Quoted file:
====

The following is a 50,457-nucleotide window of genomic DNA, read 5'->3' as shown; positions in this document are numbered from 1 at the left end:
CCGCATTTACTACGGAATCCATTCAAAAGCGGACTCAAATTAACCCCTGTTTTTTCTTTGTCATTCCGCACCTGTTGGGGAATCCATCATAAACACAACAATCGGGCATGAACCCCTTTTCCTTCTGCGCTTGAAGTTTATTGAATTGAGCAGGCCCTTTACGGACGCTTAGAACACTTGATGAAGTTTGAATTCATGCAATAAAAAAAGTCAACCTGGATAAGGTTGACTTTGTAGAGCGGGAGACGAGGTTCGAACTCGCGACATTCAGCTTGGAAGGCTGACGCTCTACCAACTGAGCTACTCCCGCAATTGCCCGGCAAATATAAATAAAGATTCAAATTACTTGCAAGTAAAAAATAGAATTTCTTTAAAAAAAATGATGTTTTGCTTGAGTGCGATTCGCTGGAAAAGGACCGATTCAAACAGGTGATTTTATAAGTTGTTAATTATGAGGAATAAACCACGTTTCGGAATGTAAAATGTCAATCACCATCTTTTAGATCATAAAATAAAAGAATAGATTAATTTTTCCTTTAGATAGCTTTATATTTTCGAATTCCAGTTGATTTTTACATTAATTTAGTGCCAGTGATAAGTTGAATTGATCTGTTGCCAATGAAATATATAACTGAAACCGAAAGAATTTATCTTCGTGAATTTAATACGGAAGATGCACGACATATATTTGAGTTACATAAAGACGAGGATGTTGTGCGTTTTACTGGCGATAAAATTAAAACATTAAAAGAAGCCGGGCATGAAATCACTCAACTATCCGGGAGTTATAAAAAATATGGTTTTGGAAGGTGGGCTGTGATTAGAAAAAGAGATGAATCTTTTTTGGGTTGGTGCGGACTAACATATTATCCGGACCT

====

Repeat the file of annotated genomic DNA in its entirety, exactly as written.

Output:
The following is a 50,457-nucleotide window of genomic DNA, read 5'->3' as shown; positions in this document are numbered from 1 at the left end:
CCGCATTTACTACGGAATCCATTCAAAAGCGGACTCAAATTAACCCCTGTTTTTTCTTTGTCATTCCGCACCTGTTGGGGAATCCATCATAAACACAACAATCGGGCATGAACCCCTTTTCCTTCTGCGCTTGAAGTTTATTGAATTGAGCAGGCCCTTTACGGACGCTTAGAACACTTGATGAAGTTTGAATTCATGCAATAAAAAAAGTCAACCTGGATAAGGTTGACTTTGTAGAGCGGGAGACGAGGTTCGAACTCGCGACATTCAGCTTGGAAGGCTGACGCTCTACCAACTGAGCTACTCCCGCAATTGCCCGGCAAATATAAATAAAGATTCAAATTACTTGCAAGTAAAAAATAGAATTTCTTTAAAAAAAATGATGTTTTGCTTGAGTGCGATTCGCTGGAAAAGGACCGATTCAAACAGGTGATTTTATAAGTTGTTAATTATGAGGAATAAACCACGTTTCGGAATGTAAAATGTCAATCACCATCTTTTAGATCATAAAATAAAAGAATAGATTAATTTTTCCTTTAGATAGCTTTATATTTTCGAATTCCAGTTGATTTTTACATTAATTTAGTGCCAGTGATAAGTTGAATTGATCTGTTGCCAATGAAATATATAACTGAAACCGAAAGAATTTATCTTCGTGAATTTAATACGGAAGATGCACGACATATATTTGAGTTACATAAAGACGAGGATGTTGTGCGTTTTACTGGCGATAAAATTAAAACATTAAAAGAAGCCGGGCATGAAATCACTCAACTATCCGGGAGTTATAAAAAATATGGTTTTGGAAGGTGGGCTGTGATTAGAAAAAGAGATGAATCTTTTTTGGGTTGGTGCGGACTAACATATTATCCGGACCT